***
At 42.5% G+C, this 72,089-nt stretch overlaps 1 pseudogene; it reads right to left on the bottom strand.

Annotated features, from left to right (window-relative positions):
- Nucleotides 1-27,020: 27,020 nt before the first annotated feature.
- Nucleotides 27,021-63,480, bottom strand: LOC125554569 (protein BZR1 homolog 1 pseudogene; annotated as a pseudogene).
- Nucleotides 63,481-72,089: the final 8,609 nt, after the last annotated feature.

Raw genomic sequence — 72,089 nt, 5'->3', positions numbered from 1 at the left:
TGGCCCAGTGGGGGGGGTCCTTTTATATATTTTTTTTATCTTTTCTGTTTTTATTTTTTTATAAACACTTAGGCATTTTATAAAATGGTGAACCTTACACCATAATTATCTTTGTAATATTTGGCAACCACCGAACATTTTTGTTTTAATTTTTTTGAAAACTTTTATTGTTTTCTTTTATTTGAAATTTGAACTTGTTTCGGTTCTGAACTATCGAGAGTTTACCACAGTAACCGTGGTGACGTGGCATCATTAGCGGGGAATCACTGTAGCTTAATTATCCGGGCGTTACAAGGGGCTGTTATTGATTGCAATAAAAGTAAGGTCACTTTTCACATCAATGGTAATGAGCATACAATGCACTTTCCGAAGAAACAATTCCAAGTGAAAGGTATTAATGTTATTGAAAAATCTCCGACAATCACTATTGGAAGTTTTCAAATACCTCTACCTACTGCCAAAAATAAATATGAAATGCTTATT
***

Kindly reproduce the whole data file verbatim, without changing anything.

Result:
At 42.5% G+C, this 72,089-nt stretch overlaps 1 pseudogene; it reads right to left on the bottom strand.

Annotated features, from left to right (window-relative positions):
- Nucleotides 1-27,020: 27,020 nt before the first annotated feature.
- Nucleotides 27,021-63,480, bottom strand: LOC125554569 (protein BZR1 homolog 1 pseudogene; annotated as a pseudogene).
- Nucleotides 63,481-72,089: the final 8,609 nt, after the last annotated feature.

Raw genomic sequence — 72,089 nt, 5'->3', positions numbered from 1 at the left:
TGGCCCAGTGGGGGGGGTCCTTTTATATATTTTTTTTATCTTTTCTGTTTTTATTTTTTTATAAACACTTAGGCATTTTATAAAATGGTGAACCTTACACCATAATTATCTTTGTAATATTTGGCAACCACCGAACATTTTTGTTTTAATTTTTTTGAAAACTTTTATTGTTTTCTTTTATTTGAAATTTGAACTTGTTTCGGTTCTGAACTATCGAGAGTTTACCACAGTAACCGTGGTGACGTGGCATCATTAGCGGGGAATCACTGTAGCTTAATTATCCGGGCGTTACAAGGGGCTGTTATTGATTGCAATAAAAGTAAGGTCACTTTTCACATCAATGGTAATGAGCATACAATGCACTTTCCGAAGAAACAATTCCAAGTGAAAGGTATTAATGTTATTGAAAAATCTCCGACAATCACTATTGGAAGTTTTCAAATACCTCTACCTACTGCCAAAAATAAATATGAAATGCTTATT